In Markets "In a Nutshell"

Markets “In a Nutshell” for December 16, 2020

Investment Week at a Glance

Stocks finished down for the week.  The Dow Jones Industrial Average was down 0.57%, the S&P 500 fell 0.96%, the New York Stock Exchange Composite (2,000 stocks) fell 0.43% and the average investors index (Value Line Index) was down 0.38%.  Foreign stocks (DJ Global ex U.S.) were up 0.06%.  Bond prices were higher for the week, with the 10-year U.S. Treasury ending the week 7 basis points lower at 0.90%.  (Data source: Wall Street Journal)

Stocks Stall After Gains Streak

Stocks sold off last week, even after the S&P 500 hit its 30th all-time high of the year early in the week, after having climbed higher for over a month consistently. Initial unemployment claims rose as more and more areas of the country are imposing restrictions on gatherings and businesses and the effects of those actions are just now beginning to show up in labor data reports. Unemployment claims are still much higher than at any point than the 2008-09 Financial Crisis and have lost most of the positive momentum of the late summer period, sparking fears of a slow recovery throughout 2021. Any economic aid bill remains elusive as the more controversial contents of the bill are holding up an agreement, while the actual dollar amount of roughly $900 billion is largely agreed upon. An agreement looks like it must be reached by this Friday to be able to be passed this year, which may contribute to another volatile week for stocks. (Barron’s)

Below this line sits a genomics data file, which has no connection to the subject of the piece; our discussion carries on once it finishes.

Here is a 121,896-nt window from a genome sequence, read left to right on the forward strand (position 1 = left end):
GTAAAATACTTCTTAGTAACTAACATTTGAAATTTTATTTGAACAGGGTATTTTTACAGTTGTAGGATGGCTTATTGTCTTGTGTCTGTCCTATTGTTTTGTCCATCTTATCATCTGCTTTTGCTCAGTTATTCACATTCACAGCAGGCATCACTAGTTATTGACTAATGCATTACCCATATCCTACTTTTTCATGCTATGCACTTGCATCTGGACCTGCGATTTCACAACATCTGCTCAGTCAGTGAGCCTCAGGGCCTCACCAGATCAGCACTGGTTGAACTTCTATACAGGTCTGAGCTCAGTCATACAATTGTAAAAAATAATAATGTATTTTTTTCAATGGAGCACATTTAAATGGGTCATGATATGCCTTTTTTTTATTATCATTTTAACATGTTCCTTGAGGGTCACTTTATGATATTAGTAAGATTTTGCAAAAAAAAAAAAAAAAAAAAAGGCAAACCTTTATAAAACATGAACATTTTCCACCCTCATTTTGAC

First Vaccine Approval

The Food and Drug Administration approved the Pfizer/BioNTech Covid-19 vaccine last week, becoming the first vaccine for the virus available in the U.S. Production and plans for distribution of the vaccine have been under way since November and Pfizer believes about 40 million doses will be available in December of this year and enough to provide doses to anyone in America by middle of the year. How this affects the economy and stocks from here is still widely disputed, with much of the economic damage already done and only slowly getting better. Stocks on the other hand are more directly benefiting from the low interest rates that look to prop up valuations for years to come. A second vaccine from Moderna is expected to be approved this week as well and is poised to strengthen the case that the pandemic can be put to an end in 2021 and allow the world to begin the stages of building back the global economy. (Barron’s)


How much did online vacation rental company, Airbnb, rise in its first day of public trading after its IPO?

  1.    42%
  2.    67%
  3.    88%
  4.    113%



















Answer below.





Have a Great Week!












      4.    Airbnb rose 113% in its first day of public trading, rising to a market value of just over $100 billion. (Barron’s).